Comment


    • #6
      There will always be toxic people and toxic challenges in every work place. Best way is to just drown it/them out and keep focus on the work. Either it will fizzle out or upper management will take notice and correct or remove the toxic presence. It's more of learning to work and ignore toxic people or situations at the same time or as a last resort move. The latter sounds like a quick fix but like the saying goes, "Out of the frying pan and into the fire".

      Comment


      • Kamille
        Kamille commented
        Editing a comment
        I agree. Best to focus on work when working with toxic colleagues. I used to always remind myself that I am there to work, not make friends, and that its okay to have minimal interaction with them. That way, their negative behavior will not affect mine. Besides, life is too short to let toxic work colleagues suck the life out of us.
        Last edited by Kamille; 09-04-2020, 02:19 PM.

      • jcoppi29
        jcoppi29 commented
        Editing a comment
        I generally cope with toxicity by:

        1. Looking forward to post-work gaming (I play minecraft, apex legends, and other stuff)
        2. Looking back at a good gaming run
        3. Acknowledging that their toxicity is beyond my control
        4. Acknowledging and radically accepting that they're just ambient -- work output is paramount.

    • #7
      We could all be toxic ... well at one point or another we were... And sometimes, we think that a colleague is being toxic, not because of the action or behavior, but because we have already labelled the person as toxic, or because we do not like the person.

      I am reading the "Daily Stoics" , and I try to follow this particular stoic guide - "Don't make things harder than they need to be" . I find this helpful.... and I agree that maybe, just maybe, if we step back and think objectively, not all complaints are unreasonable. Not all tasks are overwhelming, and not all "toxic" behaviors are really toxic. Found an article relating to it online - https://dailystoic.com/workplace/#:~...task.%E2%80%9D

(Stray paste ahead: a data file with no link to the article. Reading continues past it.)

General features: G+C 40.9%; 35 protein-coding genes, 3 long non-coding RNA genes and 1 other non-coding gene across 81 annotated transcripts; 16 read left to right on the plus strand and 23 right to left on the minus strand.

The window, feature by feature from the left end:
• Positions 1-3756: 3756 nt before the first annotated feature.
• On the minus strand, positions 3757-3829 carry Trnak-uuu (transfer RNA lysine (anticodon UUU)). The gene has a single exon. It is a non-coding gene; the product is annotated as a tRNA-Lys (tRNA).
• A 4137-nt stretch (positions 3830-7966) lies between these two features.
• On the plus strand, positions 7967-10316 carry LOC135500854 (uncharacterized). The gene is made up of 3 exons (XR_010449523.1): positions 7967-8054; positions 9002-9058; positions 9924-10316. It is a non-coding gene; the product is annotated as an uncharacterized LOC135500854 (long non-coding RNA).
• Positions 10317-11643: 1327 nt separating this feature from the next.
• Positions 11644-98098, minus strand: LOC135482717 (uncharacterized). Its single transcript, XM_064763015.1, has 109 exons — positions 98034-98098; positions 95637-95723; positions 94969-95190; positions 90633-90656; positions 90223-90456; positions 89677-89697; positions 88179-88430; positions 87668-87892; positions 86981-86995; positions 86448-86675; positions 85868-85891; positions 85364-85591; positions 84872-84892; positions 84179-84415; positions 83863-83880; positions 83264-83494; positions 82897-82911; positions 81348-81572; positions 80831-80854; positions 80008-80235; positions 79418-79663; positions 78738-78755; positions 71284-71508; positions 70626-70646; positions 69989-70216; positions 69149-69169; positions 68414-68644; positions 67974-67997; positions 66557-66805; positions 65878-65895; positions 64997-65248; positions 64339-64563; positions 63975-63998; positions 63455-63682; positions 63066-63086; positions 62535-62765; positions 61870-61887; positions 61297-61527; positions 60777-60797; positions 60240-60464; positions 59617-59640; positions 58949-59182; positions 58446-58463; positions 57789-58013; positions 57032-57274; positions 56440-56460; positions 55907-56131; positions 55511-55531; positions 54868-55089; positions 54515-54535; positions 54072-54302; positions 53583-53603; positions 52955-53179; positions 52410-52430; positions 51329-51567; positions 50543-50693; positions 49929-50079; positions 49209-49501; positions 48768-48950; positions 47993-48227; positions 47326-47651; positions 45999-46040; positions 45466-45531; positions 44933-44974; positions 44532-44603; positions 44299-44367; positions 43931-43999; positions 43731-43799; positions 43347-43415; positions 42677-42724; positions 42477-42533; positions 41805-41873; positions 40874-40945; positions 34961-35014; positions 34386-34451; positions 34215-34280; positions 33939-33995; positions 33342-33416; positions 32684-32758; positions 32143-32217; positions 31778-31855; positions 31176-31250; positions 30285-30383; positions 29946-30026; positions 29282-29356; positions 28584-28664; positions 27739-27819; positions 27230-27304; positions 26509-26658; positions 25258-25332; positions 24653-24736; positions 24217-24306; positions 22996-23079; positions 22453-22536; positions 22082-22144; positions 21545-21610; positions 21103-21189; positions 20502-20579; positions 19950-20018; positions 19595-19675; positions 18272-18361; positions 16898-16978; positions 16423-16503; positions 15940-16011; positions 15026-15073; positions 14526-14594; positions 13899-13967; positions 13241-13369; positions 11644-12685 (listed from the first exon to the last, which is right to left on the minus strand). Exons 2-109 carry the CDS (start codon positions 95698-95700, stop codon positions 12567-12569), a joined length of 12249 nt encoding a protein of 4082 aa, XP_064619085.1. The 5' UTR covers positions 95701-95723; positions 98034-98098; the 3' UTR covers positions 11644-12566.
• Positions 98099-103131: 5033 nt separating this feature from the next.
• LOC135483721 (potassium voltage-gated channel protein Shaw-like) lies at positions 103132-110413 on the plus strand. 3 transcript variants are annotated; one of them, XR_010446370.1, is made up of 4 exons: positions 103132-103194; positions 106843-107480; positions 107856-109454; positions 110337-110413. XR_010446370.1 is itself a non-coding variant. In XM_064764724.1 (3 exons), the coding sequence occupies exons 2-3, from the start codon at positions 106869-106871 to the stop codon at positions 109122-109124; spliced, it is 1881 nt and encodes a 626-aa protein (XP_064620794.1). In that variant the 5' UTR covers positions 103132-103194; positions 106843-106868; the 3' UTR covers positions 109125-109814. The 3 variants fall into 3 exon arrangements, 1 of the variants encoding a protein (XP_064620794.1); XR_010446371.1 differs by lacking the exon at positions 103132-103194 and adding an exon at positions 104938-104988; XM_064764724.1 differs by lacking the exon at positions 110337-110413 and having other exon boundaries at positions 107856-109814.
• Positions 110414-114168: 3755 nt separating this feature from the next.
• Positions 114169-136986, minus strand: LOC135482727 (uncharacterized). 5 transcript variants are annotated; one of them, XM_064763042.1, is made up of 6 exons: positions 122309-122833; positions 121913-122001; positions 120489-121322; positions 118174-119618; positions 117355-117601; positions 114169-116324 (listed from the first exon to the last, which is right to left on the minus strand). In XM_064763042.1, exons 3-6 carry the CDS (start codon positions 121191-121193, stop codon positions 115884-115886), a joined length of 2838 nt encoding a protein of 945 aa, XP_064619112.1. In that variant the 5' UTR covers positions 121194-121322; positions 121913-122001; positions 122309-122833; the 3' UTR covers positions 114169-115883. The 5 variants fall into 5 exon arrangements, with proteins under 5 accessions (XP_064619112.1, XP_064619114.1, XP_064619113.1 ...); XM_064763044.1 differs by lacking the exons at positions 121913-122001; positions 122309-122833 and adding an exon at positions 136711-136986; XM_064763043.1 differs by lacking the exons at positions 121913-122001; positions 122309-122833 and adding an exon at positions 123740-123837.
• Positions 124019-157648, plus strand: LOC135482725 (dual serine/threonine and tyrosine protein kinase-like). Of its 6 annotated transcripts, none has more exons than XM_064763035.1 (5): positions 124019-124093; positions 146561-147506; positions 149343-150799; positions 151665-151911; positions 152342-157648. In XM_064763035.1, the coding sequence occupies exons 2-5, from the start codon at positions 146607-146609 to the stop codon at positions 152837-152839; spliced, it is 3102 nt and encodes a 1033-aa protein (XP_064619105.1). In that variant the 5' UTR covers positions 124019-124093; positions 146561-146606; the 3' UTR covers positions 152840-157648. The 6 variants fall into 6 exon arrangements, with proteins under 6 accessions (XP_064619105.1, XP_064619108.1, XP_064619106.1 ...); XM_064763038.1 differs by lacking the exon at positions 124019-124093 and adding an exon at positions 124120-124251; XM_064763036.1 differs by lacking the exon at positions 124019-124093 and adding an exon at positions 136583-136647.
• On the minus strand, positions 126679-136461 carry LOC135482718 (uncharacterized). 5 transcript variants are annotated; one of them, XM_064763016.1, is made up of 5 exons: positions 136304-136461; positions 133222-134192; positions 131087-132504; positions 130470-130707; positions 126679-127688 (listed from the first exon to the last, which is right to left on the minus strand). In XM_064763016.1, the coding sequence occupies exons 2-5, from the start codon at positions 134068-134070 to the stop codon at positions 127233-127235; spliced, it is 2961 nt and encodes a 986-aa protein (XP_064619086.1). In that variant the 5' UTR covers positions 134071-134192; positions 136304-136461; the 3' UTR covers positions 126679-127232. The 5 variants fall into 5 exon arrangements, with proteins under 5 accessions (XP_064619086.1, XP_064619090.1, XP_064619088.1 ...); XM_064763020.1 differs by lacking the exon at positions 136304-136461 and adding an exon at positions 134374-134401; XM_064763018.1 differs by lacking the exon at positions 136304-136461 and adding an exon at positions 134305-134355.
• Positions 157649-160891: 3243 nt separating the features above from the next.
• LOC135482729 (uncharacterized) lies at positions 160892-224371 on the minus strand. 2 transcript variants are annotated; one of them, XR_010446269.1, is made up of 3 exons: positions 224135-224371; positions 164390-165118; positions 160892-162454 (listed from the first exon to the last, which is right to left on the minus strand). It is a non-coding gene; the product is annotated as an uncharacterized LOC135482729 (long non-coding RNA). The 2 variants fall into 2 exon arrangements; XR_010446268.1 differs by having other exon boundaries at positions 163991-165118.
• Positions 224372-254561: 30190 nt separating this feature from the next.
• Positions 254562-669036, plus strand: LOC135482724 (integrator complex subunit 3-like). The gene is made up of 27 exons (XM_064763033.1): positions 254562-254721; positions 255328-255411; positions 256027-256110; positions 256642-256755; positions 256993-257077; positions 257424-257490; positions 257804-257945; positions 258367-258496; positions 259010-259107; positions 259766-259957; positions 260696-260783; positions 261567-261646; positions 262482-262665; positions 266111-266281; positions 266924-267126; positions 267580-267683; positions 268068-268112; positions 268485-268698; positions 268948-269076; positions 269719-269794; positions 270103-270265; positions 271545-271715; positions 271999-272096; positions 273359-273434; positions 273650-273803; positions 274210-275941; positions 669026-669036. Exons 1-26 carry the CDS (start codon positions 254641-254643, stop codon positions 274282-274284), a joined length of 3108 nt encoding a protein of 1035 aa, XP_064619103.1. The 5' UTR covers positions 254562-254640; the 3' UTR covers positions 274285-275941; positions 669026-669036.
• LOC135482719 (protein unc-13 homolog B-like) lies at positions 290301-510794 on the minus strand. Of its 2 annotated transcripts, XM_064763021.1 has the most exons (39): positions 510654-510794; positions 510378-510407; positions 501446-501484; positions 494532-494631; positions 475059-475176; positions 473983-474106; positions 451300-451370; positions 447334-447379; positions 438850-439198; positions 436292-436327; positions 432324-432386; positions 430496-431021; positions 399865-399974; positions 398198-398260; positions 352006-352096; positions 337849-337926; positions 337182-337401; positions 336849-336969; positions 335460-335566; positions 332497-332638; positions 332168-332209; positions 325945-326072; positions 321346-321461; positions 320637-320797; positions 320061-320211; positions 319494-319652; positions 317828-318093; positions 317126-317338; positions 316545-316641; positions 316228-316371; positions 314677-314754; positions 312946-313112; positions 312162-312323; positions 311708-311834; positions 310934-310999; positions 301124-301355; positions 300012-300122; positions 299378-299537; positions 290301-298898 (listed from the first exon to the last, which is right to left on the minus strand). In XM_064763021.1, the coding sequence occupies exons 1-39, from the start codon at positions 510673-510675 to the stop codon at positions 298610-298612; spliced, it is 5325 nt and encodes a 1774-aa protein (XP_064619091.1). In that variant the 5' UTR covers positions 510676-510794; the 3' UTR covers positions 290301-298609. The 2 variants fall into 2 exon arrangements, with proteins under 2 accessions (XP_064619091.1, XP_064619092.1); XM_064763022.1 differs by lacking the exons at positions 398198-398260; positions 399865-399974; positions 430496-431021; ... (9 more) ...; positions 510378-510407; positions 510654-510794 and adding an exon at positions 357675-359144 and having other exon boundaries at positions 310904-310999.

Last edited by kdy; 08-14-2020, 05:56 PM.

      Comment


      • #8
        Toxicity is more rampant now that people are stuck at home working. This applies to those who are not used to being confined to working from home and miss going out.

        Comment


        • Skye
          Skye commented
          Editing a comment
          I know someone who seems to have that Napoleonic Complex. Hahaha... Must be covering up for something he lacks.

        • Gerhard
          Gerhard commented
          Editing a comment
          I know a lot of short people... most have issues... too much confidence to compensate for the height and hearing/knowing things last.

        • Skye
          Skye commented
          Editing a comment
          Now, now, @Gerhard... let's not go there.

      • #9
        I think, most times, people that are fast to judge others or see others as toxic are more likely to be the actual toxic ones compared to those that ask themselves or other people if they're toxic or not. It's kinda vague but it would make sense. People that introspect around the possibility of themselves being toxic and asking others about it are probably already in the process of detoxifying their behavior. Let's add the idea that human beings, by nature and tendency, notice flaws in others that directly reflect theirs. It takes a toxic person to clearly identify another toxic person -- this happens most of the time, to clarify, not all the time.

        It's just that, more often than not, the people quick to point fingers are also likely the people that have the traits they hate or dislike or label as "toxic". We hate the reflection of our mistakes as it manifests in other people -- present versions or past versions.

        As for me, I generally think I am still working on my toxicity though I used to be way worse (I was the sort that was paranoid, and assumed bad things are happening because of me -- yeet negative narcissism), so whenever I see others exhibit the same traits I did years back, I get a cringe feeling. But because of my point, some may misunderstand, that I'm turning tables on an absolute base. I am not.